Individual and network factors associated with prevalent hepatitis C infection among rural appalachian injection drug users

Research output: Contribution to journalArticlepeer-review

132 Scopus citations

Abstract

Objectives. We determined the factors associated with hepatitis C (HCV) infection among rural Appalachian drug users. Methods. This study included 394 injection drug users (IDUs) participating in a study of social networks and infectious disease risk in Appalachian Kentucky. Trained staff conducted HCV, HIV, and herpes simplex-2 virus (HSV-2) testing, and an interviewer-administered questionnaire measured self-reported risk behaviors and sociometric network characteristics. Results. The prevalence of HCV infection was 54.6% among rural IDUs. Lifetime factors independently associated with HCV infection included HSV-2, injecting for 5 or more years, posttraumatic stress disorder, injection of cocaine, and injection of prescription opioids. Recent (past-6-month) correlates of HCV infection included sharing of syringes (adjusted odds ratio = 2.24; 95% confidence interval = 1.32, 3.82) and greater levels of eigenvector centrality in the drug network. Conclusions. One factor emerged that was potentially unique to rural IDUs: the association between injection of prescription opioids and HCV infection. Therefore, preventing transition to injection, especially among prescription opioid users, may curb transmission, as will increased access to opioid maintenance treatment, novel treatments for cocaine dependence, and syringe exchange.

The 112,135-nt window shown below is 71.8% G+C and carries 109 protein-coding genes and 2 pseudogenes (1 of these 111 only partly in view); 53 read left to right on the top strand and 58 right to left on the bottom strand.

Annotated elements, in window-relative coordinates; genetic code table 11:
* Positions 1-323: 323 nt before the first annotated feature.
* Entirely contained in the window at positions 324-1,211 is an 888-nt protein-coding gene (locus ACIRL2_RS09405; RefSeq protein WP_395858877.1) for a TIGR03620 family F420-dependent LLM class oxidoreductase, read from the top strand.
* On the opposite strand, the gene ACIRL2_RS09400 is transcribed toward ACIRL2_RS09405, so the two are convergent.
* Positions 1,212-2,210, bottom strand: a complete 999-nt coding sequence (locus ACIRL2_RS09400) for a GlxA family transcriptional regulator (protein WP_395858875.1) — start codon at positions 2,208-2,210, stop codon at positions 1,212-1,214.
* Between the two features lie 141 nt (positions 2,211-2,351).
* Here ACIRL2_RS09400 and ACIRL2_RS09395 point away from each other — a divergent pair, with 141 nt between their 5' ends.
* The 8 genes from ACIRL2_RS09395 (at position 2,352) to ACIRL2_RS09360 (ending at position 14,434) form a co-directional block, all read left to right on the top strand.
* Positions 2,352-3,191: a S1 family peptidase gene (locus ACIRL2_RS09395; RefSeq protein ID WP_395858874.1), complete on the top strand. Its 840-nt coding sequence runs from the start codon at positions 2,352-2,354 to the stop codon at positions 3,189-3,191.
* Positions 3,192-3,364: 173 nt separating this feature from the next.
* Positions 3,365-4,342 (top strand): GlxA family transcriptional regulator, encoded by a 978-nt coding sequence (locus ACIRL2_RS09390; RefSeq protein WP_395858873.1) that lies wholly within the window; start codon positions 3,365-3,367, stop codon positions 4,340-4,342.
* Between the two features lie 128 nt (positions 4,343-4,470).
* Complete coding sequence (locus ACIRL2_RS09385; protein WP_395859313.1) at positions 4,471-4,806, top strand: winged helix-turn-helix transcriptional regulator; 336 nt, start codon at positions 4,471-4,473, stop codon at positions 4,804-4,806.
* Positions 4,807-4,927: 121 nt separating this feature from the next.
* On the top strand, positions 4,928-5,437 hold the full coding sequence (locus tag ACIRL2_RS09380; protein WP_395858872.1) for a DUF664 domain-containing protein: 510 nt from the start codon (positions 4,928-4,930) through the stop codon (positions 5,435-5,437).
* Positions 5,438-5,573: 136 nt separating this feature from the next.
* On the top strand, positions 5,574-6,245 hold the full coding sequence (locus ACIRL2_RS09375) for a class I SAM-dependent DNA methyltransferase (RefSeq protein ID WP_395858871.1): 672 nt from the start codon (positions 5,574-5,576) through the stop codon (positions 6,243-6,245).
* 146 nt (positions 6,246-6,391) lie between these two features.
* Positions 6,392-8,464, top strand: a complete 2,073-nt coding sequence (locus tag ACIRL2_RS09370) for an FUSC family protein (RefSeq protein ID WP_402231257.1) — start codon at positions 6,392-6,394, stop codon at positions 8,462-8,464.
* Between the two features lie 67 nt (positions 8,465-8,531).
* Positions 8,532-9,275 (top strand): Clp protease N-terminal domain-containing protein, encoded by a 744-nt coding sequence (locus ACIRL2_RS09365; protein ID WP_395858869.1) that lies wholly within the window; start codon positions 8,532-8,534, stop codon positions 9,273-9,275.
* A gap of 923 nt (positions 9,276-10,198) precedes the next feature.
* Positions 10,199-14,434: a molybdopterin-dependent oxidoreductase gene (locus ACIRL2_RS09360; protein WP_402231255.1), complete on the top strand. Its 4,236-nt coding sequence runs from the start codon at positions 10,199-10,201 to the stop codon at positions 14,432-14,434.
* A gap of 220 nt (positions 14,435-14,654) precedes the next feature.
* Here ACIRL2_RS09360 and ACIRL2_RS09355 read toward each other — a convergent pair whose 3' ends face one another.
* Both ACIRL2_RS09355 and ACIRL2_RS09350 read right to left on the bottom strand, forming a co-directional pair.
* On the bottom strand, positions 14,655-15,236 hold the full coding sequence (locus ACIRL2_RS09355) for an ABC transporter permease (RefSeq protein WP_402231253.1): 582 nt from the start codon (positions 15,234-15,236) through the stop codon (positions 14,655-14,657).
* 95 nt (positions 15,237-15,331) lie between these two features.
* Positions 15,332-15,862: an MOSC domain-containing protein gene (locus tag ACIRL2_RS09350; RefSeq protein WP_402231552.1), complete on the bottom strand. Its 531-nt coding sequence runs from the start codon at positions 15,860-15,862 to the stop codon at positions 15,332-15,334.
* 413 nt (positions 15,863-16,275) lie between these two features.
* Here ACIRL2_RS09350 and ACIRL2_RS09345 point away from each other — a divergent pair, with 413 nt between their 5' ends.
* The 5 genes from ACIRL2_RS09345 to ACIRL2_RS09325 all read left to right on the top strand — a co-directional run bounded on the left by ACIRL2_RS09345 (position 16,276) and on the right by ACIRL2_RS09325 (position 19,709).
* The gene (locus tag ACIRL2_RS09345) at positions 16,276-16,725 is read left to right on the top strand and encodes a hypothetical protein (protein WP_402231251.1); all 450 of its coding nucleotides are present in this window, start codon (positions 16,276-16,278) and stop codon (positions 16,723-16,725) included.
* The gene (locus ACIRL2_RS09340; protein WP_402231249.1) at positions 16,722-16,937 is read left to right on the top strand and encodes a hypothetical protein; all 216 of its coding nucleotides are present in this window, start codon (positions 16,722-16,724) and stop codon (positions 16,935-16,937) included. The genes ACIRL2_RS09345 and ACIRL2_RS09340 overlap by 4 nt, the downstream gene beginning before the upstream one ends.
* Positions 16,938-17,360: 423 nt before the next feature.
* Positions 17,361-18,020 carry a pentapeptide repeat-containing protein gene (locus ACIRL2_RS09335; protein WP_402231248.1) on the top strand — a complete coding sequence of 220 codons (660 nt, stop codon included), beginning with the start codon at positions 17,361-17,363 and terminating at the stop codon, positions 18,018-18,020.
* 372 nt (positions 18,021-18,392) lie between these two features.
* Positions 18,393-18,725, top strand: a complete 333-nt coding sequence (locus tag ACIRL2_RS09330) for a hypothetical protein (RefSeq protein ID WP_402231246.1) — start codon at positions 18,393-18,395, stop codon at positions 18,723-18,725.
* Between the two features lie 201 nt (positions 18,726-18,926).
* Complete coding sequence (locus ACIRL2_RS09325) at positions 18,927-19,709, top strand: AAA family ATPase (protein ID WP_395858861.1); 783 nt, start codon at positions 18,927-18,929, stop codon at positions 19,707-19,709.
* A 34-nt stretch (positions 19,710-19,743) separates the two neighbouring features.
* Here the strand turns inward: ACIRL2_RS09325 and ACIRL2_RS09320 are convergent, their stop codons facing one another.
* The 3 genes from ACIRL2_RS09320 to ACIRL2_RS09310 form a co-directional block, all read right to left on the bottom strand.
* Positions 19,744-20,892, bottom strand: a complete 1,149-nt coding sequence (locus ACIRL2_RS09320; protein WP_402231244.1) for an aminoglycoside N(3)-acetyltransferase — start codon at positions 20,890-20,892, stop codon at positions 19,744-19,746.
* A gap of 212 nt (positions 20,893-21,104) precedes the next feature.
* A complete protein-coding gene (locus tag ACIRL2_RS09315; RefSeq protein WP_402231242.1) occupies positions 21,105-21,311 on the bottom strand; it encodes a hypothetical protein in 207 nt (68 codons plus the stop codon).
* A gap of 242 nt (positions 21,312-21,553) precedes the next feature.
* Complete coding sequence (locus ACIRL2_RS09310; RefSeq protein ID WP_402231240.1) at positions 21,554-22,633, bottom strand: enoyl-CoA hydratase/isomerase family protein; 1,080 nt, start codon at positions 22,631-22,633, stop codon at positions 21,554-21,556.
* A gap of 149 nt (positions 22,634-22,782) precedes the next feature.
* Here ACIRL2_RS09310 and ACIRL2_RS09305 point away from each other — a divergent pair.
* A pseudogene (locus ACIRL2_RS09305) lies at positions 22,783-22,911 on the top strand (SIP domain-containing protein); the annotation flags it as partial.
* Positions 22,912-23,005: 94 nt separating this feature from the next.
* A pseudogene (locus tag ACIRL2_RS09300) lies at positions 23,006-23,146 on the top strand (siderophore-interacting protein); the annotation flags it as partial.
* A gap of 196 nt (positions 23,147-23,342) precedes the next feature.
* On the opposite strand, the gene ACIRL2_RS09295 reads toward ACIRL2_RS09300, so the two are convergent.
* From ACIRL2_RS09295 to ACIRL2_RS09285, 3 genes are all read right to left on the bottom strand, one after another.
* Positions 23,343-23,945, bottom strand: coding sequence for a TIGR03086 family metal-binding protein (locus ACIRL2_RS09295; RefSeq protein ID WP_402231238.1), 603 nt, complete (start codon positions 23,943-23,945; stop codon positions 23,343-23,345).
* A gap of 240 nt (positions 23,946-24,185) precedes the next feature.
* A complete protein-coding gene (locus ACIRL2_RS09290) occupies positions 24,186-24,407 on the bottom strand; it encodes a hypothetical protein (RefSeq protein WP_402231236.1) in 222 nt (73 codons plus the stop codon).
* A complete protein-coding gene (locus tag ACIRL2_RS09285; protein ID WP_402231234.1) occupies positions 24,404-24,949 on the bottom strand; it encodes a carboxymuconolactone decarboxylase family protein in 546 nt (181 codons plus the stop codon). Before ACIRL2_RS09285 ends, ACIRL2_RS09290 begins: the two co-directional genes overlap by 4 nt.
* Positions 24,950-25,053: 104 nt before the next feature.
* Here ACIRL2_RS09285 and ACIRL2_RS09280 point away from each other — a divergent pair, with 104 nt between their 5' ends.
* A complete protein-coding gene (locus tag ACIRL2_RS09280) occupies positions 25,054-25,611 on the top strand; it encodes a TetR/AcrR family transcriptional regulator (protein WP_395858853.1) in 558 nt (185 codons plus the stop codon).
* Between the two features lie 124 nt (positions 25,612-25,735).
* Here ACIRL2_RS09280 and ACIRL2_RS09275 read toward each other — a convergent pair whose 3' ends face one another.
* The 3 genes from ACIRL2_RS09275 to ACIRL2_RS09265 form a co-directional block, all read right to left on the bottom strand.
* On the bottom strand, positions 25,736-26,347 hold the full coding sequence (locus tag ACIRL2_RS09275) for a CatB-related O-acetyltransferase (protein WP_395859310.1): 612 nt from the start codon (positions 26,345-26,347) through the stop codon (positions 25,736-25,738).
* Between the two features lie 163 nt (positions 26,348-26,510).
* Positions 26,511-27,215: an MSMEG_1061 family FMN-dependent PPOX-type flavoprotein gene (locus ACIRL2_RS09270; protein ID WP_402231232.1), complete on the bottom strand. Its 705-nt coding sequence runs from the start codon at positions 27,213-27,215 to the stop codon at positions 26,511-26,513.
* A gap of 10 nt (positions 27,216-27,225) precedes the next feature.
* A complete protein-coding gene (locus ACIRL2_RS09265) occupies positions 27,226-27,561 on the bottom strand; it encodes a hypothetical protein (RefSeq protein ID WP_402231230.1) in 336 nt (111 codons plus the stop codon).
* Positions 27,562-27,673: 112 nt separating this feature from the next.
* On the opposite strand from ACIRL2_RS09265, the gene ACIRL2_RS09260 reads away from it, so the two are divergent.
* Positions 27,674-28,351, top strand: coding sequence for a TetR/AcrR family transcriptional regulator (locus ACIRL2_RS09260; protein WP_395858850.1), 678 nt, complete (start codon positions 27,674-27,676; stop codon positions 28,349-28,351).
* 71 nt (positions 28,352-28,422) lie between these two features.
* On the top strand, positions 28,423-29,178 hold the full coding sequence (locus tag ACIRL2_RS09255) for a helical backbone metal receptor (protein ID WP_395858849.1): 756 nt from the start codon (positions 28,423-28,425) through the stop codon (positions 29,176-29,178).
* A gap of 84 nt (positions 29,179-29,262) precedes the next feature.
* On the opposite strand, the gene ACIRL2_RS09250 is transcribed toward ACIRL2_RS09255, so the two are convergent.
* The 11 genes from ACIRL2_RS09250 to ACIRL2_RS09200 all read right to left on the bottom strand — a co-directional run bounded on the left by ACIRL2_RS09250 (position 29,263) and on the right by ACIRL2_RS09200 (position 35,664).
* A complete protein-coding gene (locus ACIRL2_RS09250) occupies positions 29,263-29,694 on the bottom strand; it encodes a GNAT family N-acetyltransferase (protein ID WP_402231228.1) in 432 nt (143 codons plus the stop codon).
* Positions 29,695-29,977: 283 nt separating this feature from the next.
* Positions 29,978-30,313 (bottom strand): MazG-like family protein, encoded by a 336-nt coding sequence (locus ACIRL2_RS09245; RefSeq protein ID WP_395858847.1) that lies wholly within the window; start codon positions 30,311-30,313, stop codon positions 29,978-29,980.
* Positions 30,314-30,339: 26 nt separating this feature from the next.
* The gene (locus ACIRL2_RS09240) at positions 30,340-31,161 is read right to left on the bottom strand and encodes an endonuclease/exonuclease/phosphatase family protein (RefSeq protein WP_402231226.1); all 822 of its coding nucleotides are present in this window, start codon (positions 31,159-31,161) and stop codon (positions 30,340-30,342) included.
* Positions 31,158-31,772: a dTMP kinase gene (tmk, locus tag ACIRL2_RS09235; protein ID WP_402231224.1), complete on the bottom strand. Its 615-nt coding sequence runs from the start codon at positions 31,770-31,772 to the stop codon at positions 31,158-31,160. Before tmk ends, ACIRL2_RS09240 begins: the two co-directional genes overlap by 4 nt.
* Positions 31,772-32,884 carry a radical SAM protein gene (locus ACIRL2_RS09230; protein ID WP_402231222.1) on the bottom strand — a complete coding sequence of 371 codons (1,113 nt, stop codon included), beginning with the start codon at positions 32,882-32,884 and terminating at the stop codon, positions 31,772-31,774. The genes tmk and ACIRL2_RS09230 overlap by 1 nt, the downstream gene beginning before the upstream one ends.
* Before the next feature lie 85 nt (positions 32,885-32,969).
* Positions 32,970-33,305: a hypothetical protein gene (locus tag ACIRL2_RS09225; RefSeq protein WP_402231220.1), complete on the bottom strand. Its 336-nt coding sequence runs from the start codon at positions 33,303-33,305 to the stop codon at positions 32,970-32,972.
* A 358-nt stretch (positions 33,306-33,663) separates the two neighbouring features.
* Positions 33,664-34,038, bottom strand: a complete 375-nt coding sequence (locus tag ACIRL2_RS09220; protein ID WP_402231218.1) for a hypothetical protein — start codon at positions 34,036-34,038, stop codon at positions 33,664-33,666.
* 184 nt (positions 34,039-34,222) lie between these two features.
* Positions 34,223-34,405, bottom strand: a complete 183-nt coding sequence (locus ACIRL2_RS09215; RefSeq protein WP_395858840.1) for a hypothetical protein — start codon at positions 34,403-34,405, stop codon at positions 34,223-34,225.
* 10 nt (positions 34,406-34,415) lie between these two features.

Original languageEnglish
Pages (from-to)e44-e52
JournalAmerican Journal of Public Health
Volume103
Issue number1
DOIs
StatePublished - Jan 2013

ASJC Scopus subject areas

  • Public Health, Environmental and Occupational Health

Fingerprint

Dive into the research topics of 'Individual and network factors associated with prevalent hepatitis C infection among rural appalachian injection drug users'. Together they form a unique fingerprint.

Cite this